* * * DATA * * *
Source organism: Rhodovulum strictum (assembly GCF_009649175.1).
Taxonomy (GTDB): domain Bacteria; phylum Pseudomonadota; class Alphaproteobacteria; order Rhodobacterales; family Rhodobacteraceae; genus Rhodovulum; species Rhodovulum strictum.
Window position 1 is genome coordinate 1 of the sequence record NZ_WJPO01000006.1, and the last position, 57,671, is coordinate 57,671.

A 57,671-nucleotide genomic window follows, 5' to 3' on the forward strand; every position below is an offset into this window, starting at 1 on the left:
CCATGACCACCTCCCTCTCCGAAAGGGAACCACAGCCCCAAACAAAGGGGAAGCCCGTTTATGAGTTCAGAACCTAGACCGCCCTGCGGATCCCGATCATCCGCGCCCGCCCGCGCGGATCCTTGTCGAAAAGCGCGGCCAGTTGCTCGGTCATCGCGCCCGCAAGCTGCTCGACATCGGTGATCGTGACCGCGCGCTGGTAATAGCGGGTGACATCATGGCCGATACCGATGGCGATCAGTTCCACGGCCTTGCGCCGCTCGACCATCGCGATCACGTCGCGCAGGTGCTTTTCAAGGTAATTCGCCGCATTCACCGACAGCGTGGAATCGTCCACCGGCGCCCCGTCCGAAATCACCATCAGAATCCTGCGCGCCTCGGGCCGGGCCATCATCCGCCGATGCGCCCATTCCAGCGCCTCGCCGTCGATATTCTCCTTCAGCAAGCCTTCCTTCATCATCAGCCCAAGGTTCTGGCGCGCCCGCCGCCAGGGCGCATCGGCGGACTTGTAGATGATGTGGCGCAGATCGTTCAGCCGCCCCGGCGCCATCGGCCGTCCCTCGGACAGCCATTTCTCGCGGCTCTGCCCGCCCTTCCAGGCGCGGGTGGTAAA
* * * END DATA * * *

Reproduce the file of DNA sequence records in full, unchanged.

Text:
Source organism: Rhodovulum strictum (assembly GCF_009649175.1).
Taxonomy (GTDB): domain Bacteria; phylum Pseudomonadota; class Alphaproteobacteria; order Rhodobacterales; family Rhodobacteraceae; genus Rhodovulum; species Rhodovulum strictum.
Window position 1 is genome coordinate 1 of the sequence record NZ_WJPO01000006.1, and the last position, 57,671, is coordinate 57,671.

A 57,671-nucleotide genomic window follows, 5' to 3' on the forward strand; every position below is an offset into this window, starting at 1 on the left:
CCATGACCACCTCCCTCTCCGAAAGGGAACCACAGCCCCAAACAAAGGGGAAGCCCGTTTATGAGTTCAGAACCTAGACCGCCCTGCGGATCCCGATCATCCGCGCCCGCCCGCGCGGATCCTTGTCGAAAAGCGCGGCCAGTTGCTCGGTCATCGCGCCCGCAAGCTGCTCGACATCGGTGATCGTGACCGCGCGCTGGTAATAGCGGGTGACATCATGGCCGATACCGATGGCGATCAGTTCCACGGCCTTGCGCCGCTCGACCATCGCGATCACGTCGCGCAGGTGCTTTTCAAGGTAATTCGCCGCATTCACCGACAGCGTGGAATCGTCCACCGGCGCCCCGTCCGAAATCACCATCAGAATCCTGCGCGCCTCGGGCCGGGCCATCATCCGCCGATGCGCCCATTCCAGCGCCTCGCCGTCGATATTCTCCTTCAGCAAGCCTTCCTTCATCATCAGCCCAAGGTTCTGGCGCGCCCGCCGCCAGGGCGCATCGGCGGACTTGTAGATGATGTGGCGCAGATCGTTCAGCCGCCCCGGCGCCATCGGCCGTCCCTCGGACAGCCATTTCTCGCGGCTCTGCCCGCCCTTCCAGGCGCGGGTGGTAAA